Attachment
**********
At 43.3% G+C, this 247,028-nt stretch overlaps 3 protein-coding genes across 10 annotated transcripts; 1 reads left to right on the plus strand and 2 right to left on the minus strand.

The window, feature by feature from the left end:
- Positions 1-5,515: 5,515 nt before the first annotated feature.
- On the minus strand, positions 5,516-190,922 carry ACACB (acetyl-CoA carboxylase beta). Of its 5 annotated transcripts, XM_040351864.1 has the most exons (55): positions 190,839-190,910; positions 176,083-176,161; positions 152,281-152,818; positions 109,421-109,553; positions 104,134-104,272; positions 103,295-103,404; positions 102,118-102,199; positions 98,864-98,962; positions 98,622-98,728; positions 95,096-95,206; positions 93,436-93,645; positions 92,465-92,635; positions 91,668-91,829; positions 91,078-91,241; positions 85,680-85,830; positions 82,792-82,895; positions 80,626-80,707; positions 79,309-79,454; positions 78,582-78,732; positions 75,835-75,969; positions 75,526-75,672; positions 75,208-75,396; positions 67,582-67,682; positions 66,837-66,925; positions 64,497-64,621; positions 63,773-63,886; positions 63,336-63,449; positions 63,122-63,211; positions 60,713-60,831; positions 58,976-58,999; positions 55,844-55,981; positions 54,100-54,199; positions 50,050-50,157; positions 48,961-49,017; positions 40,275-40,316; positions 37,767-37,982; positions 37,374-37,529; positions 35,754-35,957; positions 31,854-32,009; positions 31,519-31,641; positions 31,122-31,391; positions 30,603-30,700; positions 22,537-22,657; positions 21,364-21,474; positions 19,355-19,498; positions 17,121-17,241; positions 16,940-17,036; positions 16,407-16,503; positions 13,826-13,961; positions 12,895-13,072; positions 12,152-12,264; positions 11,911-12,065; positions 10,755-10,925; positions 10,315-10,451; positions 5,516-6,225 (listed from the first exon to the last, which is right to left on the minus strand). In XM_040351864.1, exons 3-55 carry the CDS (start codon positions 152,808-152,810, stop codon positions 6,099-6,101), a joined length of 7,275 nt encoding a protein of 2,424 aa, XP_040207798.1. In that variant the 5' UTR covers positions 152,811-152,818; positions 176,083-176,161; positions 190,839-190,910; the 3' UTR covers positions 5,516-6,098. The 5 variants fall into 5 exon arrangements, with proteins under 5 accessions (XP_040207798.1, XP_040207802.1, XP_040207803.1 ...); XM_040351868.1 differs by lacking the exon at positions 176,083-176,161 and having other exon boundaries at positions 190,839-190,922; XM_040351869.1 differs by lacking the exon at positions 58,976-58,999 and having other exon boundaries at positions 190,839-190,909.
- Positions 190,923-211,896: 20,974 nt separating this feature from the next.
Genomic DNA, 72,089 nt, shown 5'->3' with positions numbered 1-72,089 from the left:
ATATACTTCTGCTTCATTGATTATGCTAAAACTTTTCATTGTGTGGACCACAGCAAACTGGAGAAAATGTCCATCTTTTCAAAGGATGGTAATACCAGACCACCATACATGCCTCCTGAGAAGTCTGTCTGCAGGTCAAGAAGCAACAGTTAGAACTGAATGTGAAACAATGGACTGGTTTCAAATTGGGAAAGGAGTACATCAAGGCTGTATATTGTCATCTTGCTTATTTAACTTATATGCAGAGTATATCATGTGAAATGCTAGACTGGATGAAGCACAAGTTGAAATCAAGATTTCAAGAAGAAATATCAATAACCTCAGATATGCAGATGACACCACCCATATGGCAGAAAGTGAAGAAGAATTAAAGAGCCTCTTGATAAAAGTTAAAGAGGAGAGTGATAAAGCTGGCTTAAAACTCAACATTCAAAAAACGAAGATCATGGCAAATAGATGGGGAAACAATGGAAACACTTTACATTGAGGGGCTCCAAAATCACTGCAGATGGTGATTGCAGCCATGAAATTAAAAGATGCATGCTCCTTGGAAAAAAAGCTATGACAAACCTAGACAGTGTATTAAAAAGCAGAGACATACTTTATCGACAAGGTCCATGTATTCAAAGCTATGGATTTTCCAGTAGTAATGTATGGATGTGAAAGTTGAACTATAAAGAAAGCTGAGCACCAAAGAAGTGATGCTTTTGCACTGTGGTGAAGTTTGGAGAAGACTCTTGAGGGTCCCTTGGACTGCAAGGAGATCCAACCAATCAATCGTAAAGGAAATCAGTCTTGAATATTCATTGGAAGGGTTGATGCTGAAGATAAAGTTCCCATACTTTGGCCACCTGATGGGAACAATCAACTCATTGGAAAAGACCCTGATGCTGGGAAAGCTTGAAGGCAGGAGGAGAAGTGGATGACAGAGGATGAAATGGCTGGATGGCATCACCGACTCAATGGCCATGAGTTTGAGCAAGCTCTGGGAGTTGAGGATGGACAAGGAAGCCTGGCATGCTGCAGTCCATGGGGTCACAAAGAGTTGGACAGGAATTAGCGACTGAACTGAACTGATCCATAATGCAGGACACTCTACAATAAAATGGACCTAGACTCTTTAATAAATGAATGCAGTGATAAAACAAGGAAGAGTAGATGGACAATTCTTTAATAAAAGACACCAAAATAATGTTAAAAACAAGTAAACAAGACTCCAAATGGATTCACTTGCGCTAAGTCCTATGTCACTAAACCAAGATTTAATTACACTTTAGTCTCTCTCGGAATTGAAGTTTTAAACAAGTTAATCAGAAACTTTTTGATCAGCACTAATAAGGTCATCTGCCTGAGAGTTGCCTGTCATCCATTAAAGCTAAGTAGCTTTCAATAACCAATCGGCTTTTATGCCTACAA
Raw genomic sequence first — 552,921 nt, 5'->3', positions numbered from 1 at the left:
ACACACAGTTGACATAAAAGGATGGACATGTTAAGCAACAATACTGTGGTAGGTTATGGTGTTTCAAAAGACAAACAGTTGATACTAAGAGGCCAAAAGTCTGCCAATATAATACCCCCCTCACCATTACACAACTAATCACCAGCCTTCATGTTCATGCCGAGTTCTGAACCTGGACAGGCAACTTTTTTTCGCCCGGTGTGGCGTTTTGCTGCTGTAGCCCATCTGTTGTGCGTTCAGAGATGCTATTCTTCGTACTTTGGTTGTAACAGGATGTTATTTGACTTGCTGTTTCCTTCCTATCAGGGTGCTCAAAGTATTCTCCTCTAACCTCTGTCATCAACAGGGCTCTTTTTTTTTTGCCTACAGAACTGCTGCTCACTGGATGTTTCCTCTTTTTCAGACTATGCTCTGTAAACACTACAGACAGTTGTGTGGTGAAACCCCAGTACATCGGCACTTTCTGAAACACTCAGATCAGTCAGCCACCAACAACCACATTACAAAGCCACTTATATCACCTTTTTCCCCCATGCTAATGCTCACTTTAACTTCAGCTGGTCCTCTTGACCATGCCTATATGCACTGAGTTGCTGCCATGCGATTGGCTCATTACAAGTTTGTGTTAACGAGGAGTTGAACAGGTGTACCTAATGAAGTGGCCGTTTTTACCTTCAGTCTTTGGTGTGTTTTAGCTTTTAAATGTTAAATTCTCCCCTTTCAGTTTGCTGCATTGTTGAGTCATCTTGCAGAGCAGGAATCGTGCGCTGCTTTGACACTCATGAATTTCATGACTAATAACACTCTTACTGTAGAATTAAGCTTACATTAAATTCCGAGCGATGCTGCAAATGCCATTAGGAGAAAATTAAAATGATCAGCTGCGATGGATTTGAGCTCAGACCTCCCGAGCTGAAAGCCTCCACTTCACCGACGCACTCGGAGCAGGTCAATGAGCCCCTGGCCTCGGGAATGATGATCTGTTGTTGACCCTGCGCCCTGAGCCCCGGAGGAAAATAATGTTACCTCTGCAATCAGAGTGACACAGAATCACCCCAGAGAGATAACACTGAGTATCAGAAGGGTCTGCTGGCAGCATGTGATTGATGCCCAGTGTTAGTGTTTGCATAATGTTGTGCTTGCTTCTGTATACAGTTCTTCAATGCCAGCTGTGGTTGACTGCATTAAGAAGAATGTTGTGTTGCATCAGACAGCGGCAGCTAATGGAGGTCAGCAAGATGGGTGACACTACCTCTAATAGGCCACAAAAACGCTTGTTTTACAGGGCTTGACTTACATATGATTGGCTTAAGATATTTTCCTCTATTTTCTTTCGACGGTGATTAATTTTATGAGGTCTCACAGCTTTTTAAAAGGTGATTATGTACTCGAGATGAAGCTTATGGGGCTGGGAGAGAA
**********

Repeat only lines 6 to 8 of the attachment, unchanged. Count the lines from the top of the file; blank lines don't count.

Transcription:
Genomic DNA, 72,089 nt, shown 5'->3' with positions numbered 1-72,089 from the left:
ATATACTTCTGCTTCATTGATTATGCTAAAACTTTTCATTGTGTGGACCACAGCAAACTGGAGAAAATGTCCATCTTTTCAAAGGATGGTAATACCAGACCACCATACATGCCTCCTGAGAAGTCTGTCTGCAGGTCAAGAAGCAACAGTTAGAACTGAATGTGAAACAATGGACTGGTTTCAAATTGGGAAAGGAGTACATCAAGGCTGTATATTGTCATCTTGCTTATTTAACTTATATGCAGAGTATATCATGTGAAATGCTAGACTGGATGAAGCACAAGTTGAAATCAAGATTTCAAGAAGAAATATCAATAACCTCAGATATGCAGATGACACCACCCATATGGCAGAAAGTGAAGAAGAATTAAAGAGCCTCTTGATAAAAGTTAAAGAGGAGAGTGATAAAGCTGGCTTAAAACTCAACATTCAAAAAACGAAGATCATGGCAAATAGATGGGGAAACAATGGAAACACTTTACATTGAGGGGCTCCAAAATCACTGCAGATGGTGATTGCAGCCATGAAATTAAAAGATGCATGCTCCTTGGAAAAAAAGCTATGACAAACCTAGACAGTGTATTAAAAAGCAGAGACATACTTTATCGACAAGGTCCATGTATTCAAAGCTATGGATTTTCCAGTAGTAATGTATGGATGTGAAAGTTGAACTATAAAGAAAGCTGAGCACCAAAGAAGTGATGCTTTTGCACTGTGGTGAAGTTTGGAGAAGACTCTTGAGGGTCCCTTGGACTGCAAGGAGATCCAACCAATCAATCGTAAAGGAAATCAGTCTTGAATATTCATTGGAAGGGTTGATGCTGAAGATAAAGTTCCCATACTTTGGCCACCTGATGGGAACAATCAACTCATTGGAAAAGACCCTGATGCTGGGAAAGCTTGAAGGCAGGAGGAGAAGTGGATGACAGAGGATGAAATGGCTGGATGGCATCACCGACTCAATGGCCATGAGTTTGAGCAAGCTCTGGGAGTTGAGGATGGACAAGGAAGCCTGGCATGCTGCAGTCCATGGGGTCACAAAGAGTTGGACAGGAATTAGCGACTGAACTGAACTGATCCATAATGCAGGACACTCTACAATAAAATGGACCTAGACTCTTTAATAAATGAATGCAGTGATAAAACAAGGAAGAGTAGATGGACAATTCTTTAATAAAAGACACCAAAATAATGTTAAAAACAAGTAAACAAGACTCCAAATGGATTCACTTGCGCTAAGTCCTATGTCACTAAACCAAGATTTAATTACACTTTAGTCTCTCTCGGAATTGAAGTTTTAAACAAGTTAATCAGAAACTTTTTGATCAGCACTAATAAGGTCATCTGCCTGAGAGTTGCCTGTCATCCATTAAAGCTAAGTAGCTTTCAATAACCAATCGGCTTTTATGCCTACAA
Raw genomic sequence first — 552,921 nt, 5'->3', positions numbered from 1 at the left: